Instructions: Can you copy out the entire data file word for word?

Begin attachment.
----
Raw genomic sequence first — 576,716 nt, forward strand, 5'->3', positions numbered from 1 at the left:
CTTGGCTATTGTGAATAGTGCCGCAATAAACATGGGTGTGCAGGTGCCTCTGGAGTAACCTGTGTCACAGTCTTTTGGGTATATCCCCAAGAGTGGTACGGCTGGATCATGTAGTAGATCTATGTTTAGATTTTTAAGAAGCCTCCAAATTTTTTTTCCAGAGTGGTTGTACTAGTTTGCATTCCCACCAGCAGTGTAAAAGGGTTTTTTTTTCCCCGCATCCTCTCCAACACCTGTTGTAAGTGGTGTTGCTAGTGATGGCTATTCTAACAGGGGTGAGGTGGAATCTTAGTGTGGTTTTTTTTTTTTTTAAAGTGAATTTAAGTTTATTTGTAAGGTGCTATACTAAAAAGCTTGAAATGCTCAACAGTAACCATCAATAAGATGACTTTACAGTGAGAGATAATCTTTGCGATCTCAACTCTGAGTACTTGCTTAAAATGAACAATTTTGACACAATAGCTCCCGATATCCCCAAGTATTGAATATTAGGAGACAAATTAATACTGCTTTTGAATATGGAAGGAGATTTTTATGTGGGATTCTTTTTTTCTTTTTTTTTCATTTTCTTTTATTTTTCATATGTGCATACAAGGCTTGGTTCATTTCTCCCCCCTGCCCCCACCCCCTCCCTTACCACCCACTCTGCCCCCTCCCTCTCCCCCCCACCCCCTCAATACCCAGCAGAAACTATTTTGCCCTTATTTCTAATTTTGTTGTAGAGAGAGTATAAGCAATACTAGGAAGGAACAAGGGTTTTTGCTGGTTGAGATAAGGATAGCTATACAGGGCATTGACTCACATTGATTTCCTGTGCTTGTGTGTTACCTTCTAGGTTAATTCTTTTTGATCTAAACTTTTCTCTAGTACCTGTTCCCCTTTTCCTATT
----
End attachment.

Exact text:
Raw genomic sequence first — 576,716 nt, forward strand, 5'->3', positions numbered from 1 at the left:
CTTGGCTATTGTGAATAGTGCCGCAATAAACATGGGTGTGCAGGTGCCTCTGGAGTAACCTGTGTCACAGTCTTTTGGGTATATCCCCAAGAGTGGTACGGCTGGATCATGTAGTAGATCTATGTTTAGATTTTTAAGAAGCCTCCAAATTTTTTTTCCAGAGTGGTTGTACTAGTTTGCATTCCCACCAGCAGTGTAAAAGGGTTTTTTTTTCCCCGCATCCTCTCCAACACCTGTTGTAAGTGGTGTTGCTAGTGATGGCTATTCTAACAGGGGTGAGGTGGAATCTTAGTGTGGTTTTTTTTTTTTTTAAAGTGAATTTAAGTTTATTTGTAAGGTGCTATACTAAAAAGCTTGAAATGCTCAACAGTAACCATCAATAAGATGACTTTACAGTGAGAGATAATCTTTGCGATCTCAACTCTGAGTACTTGCTTAAAATGAACAATTTTGACACAATAGCTCCCGATATCCCCAAGTATTGAATATTAGGAGACAAATTAATACTGCTTTTGAATATGGAAGGAGATTTTTATGTGGGATTCTTTTTTTCTTTTTTTTTCATTTTCTTTTATTTTTCATATGTGCATACAAGGCTTGGTTCATTTCTCCCCCCTGCCCCCACCCCCTCCCTTACCACCCACTCTGCCCCCTCCCTCTCCCCCCCACCCCCTCAATACCCAGCAGAAACTATTTTGCCCTTATTTCTAATTTTGTTGTAGAGAGAGTATAAGCAATACTAGGAAGGAACAAGGGTTTTTGCTGGTTGAGATAAGGATAGCTATACAGGGCATTGACTCACATTGATTTCCTGTGCTTGTGTGTTACCTTCTAGGTTAATTCTTTTTGATCTAAACTTTTCTCTAGTACCTGTTCCCCTTTTCCTATT